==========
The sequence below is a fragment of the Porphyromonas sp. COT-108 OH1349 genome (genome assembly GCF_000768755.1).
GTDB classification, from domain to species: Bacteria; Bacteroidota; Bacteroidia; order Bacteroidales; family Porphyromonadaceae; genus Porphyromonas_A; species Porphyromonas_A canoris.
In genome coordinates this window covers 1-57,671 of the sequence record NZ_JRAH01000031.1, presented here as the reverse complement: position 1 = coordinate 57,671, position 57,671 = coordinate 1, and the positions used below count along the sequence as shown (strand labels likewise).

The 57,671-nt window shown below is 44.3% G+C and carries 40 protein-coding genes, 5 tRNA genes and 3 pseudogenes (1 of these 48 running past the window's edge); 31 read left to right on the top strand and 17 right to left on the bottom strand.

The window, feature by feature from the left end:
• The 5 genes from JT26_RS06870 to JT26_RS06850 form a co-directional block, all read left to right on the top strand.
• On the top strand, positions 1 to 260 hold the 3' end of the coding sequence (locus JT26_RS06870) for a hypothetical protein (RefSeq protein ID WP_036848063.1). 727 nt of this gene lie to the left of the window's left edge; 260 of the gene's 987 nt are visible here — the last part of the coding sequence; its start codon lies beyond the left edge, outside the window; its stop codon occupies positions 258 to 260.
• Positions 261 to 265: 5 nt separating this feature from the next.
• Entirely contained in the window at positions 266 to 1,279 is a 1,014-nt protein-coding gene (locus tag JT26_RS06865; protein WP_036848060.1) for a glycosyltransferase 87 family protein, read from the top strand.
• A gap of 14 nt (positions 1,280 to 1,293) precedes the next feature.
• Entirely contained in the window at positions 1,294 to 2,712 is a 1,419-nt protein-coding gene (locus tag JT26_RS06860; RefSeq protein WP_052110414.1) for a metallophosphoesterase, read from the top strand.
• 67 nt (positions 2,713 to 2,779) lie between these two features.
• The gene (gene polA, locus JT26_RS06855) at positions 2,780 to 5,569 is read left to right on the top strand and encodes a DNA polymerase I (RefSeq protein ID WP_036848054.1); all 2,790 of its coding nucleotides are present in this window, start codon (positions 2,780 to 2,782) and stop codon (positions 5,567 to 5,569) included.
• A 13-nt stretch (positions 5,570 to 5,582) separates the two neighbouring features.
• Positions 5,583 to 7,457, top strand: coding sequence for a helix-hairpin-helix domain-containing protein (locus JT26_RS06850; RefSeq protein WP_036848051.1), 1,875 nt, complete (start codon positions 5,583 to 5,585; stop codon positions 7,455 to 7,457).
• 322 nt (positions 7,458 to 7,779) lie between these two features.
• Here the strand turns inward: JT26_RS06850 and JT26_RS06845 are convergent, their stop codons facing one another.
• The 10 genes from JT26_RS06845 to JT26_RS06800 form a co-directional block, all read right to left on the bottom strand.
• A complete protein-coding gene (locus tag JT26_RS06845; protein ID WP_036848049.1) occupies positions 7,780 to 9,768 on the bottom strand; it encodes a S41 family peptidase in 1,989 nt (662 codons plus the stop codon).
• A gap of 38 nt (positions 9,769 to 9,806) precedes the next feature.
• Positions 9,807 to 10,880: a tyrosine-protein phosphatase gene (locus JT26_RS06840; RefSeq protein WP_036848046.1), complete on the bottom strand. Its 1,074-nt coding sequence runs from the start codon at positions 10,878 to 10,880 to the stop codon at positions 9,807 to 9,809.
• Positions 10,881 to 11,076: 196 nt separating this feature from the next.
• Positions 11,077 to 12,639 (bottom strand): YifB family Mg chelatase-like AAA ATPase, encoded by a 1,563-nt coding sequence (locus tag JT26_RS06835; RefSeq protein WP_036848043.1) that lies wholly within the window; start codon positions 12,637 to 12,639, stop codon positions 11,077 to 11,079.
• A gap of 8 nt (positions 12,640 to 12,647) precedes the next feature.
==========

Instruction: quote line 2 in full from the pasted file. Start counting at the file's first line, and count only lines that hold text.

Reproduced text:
GTDB classification, from domain to species: Bacteria; Bacteroidota; Bacteroidia; order Bacteroidales; family Porphyromonadaceae; genus Porphyromonas_A; species Porphyromonas_A canoris.